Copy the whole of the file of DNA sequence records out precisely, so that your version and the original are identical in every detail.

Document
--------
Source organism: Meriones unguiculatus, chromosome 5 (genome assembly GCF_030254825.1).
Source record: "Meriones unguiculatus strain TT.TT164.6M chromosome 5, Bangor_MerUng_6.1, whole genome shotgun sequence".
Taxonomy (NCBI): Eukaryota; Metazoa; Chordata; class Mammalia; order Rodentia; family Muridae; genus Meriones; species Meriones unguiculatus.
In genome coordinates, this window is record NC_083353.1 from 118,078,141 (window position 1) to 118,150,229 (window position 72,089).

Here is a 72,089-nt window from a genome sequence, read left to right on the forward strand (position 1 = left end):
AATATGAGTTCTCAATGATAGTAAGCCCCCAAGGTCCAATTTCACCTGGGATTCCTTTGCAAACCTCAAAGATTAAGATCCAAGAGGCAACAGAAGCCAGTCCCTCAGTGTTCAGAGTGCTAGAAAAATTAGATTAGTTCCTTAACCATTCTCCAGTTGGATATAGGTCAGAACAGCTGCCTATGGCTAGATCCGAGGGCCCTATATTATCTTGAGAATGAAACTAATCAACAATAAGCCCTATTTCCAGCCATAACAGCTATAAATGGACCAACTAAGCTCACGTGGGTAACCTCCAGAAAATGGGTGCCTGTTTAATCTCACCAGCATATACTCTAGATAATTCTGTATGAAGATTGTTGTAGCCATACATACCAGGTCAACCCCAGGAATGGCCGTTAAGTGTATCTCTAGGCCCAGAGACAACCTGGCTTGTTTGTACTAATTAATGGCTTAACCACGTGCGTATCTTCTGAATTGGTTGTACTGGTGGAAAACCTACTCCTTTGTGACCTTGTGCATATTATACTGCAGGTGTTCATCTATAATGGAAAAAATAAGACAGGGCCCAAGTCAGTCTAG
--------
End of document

Source organism: Meriones unguiculatus, chromosome 5 (genome assembly GCF_030254825.1).
Source record: "Meriones unguiculatus strain TT.TT164.6M chromosome 5, Bangor_MerUng_6.1, whole genome shotgun sequence".
Taxonomy (NCBI): Eukaryota; Metazoa; Chordata; class Mammalia; order Rodentia; family Muridae; genus Meriones; species Meriones unguiculatus.
In genome coordinates, this window is record NC_083353.1 from 118,078,141 (window position 1) to 118,150,229 (window position 72,089).

Here is a 72,089-nt window from a genome sequence, read left to right on the forward strand (position 1 = left end):
AATATGAGTTCTCAATGATAGTAAGCCCCCAAGGTCCAATTTCACCTGGGATTCCTTTGCAAACCTCAAAGATTAAGATCCAAGAGGCAACAGAAGCCAGTCCCTCAGTGTTCAGAGTGCTAGAAAAATTAGATTAGTTCCTTAACCATTCTCCAGTTGGATATAGGTCAGAACAGCTGCCTATGGCTAGATCCGAGGGCCCTATATTATCTTGAGAATGAAACTAATCAACAATAAGCCCTATTTCCAGCCATAACAGCTATAAATGGACCAACTAAGCTCACGTGGGTAACCTCCAGAAAATGGGTGCCTGTTTAATCTCACCAGCATATACTCTAGATAATTCTGTATGAAGATTGTTGTAGCCATACATACCAGGTCAACCCCAGGAATGGCCGTTAAGTGTATCTCTAGGCCCAGAGACAACCTGGCTTGTTTGTACTAATTAATGGCTTAACCACGTGCGTATCTTCTGAATTGGTTGTACTGGTGGAAAACCTACTCCTTTGTGACCTTGTGCATATTATACTGCAGGTGTTCATCTATAATGGAAAAAATAAGACAGGGCCCAAGTCAGTCTAG